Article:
Pride and Prejudice Background

Pride and Prejudice


The novel was originally titled First Impressions by Jane Austen, and was written between October 1796 and August 1797. Austen's father wrote to London bookseller Thomas Cadell on November 1, 1797, offering it for publication, but it was rejected unseen by return of post. The unpublished manuscript remained with Austen, and it was not until 1811 that the first of her novels would be published, Sense and Sensibility.

Austen revised the manuscript for First Impressions, probably between 1811-12. She renamed the story Pride and Prejudice, an "apparent cliché" of the times. In renaming the novel, Austen probably had in mind the "sufferings and oppositions" summarized in the final chapter of Fanny Burney's Cecilia, called "Pride and Prejudice", where the phrase appears three times in block capitals. It is possible that the novel's original title was altered to avoid confusion with other works. In the years between the completion of First Impressions and its revision into Pride and Prejudice, two other works had been published under that name: a novel by Margaret Holford and a comedy by Horace Smith.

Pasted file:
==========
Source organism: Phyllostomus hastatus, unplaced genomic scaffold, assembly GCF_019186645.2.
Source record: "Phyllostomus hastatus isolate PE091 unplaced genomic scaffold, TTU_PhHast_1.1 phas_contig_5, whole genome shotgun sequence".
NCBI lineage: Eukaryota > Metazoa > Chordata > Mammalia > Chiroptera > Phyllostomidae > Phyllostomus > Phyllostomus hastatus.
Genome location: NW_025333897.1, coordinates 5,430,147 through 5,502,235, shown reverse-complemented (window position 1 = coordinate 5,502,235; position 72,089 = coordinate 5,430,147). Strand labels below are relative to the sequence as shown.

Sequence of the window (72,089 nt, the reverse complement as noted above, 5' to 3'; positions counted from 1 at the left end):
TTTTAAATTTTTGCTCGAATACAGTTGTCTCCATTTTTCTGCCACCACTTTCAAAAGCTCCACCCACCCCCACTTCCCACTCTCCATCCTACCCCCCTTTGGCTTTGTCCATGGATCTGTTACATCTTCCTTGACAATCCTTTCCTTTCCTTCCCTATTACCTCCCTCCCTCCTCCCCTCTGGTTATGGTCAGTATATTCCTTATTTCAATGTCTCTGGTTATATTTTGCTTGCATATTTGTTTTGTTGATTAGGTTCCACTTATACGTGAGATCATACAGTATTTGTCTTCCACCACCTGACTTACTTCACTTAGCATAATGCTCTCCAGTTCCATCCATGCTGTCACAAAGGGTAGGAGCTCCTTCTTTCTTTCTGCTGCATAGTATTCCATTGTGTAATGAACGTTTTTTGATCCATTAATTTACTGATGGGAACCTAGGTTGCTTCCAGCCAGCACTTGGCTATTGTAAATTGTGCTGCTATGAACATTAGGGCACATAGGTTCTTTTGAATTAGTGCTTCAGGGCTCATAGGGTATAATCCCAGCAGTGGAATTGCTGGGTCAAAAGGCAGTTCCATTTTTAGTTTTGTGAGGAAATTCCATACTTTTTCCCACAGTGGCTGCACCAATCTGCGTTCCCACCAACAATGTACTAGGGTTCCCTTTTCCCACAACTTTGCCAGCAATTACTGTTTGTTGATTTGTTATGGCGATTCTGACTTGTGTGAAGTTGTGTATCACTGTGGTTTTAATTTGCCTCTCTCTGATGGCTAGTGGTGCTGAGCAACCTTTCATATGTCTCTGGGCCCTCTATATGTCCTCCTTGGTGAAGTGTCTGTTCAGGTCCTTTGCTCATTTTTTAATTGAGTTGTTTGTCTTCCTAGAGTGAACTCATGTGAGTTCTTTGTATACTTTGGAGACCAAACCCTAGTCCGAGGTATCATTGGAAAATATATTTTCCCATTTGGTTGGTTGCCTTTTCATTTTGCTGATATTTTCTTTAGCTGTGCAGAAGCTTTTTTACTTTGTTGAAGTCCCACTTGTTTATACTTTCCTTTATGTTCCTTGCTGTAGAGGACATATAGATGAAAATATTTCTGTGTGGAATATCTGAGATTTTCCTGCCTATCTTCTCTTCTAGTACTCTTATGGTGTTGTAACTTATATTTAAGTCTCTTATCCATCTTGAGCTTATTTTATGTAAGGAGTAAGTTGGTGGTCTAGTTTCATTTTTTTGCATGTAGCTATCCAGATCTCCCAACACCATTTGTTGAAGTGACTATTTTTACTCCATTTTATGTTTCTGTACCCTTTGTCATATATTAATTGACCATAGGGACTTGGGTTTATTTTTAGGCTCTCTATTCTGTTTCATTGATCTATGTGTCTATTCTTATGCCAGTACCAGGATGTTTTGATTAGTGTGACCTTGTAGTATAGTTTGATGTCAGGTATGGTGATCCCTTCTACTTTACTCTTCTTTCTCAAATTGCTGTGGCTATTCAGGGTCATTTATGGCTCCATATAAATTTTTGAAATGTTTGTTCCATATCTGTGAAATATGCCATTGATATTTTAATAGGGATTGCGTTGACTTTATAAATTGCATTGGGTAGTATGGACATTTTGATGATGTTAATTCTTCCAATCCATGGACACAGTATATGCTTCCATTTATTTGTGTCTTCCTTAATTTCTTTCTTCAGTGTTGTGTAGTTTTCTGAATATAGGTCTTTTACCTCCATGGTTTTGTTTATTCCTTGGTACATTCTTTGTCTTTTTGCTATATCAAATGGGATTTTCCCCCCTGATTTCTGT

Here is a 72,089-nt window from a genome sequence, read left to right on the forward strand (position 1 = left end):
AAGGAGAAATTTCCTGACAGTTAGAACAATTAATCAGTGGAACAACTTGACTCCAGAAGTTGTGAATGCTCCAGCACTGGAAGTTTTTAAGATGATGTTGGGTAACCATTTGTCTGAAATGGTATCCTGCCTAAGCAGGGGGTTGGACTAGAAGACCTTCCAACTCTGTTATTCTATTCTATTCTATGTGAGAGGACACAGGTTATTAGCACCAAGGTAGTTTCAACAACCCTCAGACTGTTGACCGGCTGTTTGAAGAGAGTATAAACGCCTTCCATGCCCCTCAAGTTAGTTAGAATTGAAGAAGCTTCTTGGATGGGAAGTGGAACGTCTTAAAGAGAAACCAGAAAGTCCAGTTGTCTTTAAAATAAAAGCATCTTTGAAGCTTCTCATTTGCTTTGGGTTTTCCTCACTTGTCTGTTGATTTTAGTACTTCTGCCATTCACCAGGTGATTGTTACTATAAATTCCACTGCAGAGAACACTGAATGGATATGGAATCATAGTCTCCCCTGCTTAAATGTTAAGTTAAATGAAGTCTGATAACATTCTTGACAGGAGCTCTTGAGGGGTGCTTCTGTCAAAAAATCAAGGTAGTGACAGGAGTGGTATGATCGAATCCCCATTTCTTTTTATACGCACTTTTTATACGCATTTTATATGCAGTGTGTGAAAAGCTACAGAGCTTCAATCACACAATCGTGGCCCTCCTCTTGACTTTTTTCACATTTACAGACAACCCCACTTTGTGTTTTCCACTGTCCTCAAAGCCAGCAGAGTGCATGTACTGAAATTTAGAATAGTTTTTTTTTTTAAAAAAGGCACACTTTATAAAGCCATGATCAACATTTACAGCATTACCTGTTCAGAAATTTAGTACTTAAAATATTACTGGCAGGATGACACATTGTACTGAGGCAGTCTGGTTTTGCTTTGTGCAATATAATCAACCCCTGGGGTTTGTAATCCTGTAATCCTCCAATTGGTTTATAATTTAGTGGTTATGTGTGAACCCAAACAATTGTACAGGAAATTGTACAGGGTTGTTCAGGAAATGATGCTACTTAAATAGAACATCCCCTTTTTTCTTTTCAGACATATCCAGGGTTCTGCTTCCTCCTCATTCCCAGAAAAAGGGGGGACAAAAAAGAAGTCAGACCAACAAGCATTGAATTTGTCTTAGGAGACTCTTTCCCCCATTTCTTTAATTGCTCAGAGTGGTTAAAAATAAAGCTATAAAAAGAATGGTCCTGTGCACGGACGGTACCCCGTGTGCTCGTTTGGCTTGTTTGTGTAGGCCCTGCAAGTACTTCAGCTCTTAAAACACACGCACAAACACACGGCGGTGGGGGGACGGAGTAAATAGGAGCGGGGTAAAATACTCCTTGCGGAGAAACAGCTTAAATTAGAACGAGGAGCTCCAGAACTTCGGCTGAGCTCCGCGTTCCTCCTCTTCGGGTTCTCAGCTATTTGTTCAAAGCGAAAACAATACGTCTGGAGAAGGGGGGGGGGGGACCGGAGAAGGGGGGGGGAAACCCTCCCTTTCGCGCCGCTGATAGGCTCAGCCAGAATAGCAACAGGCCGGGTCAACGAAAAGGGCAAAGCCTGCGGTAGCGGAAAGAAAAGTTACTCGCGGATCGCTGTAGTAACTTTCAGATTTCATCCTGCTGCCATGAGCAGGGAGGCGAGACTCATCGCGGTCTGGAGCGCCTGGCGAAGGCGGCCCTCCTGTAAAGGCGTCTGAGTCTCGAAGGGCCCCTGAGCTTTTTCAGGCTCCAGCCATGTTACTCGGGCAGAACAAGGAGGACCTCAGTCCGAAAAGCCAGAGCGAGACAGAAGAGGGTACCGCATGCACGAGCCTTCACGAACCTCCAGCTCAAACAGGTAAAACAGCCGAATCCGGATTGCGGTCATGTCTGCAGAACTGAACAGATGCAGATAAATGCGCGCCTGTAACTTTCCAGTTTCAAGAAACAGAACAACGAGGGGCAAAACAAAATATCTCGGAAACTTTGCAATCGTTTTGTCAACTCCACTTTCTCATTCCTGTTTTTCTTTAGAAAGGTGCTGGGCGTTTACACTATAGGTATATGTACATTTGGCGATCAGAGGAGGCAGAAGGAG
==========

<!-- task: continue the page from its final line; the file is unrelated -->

Austen sold the copyright for the novel to Thomas Egerton of Whitehall in exchange for £110 (Austen had asked for £150). This proved a costly decision. Austen had published Sense and Sensibility on a commission basis, whereby she indemnified the publisher against any losses and received any profits, less costs and the publisher's commission. Unaware that Sense and Sensibility would sell out its edition, making her £140, she passed the copyright to Egerton for a one-off payment, meaning that all the risk (and all the profits) would be his. Jan Fergus has calculated that Egerton subsequently made around £450 from just the first two editions of the book

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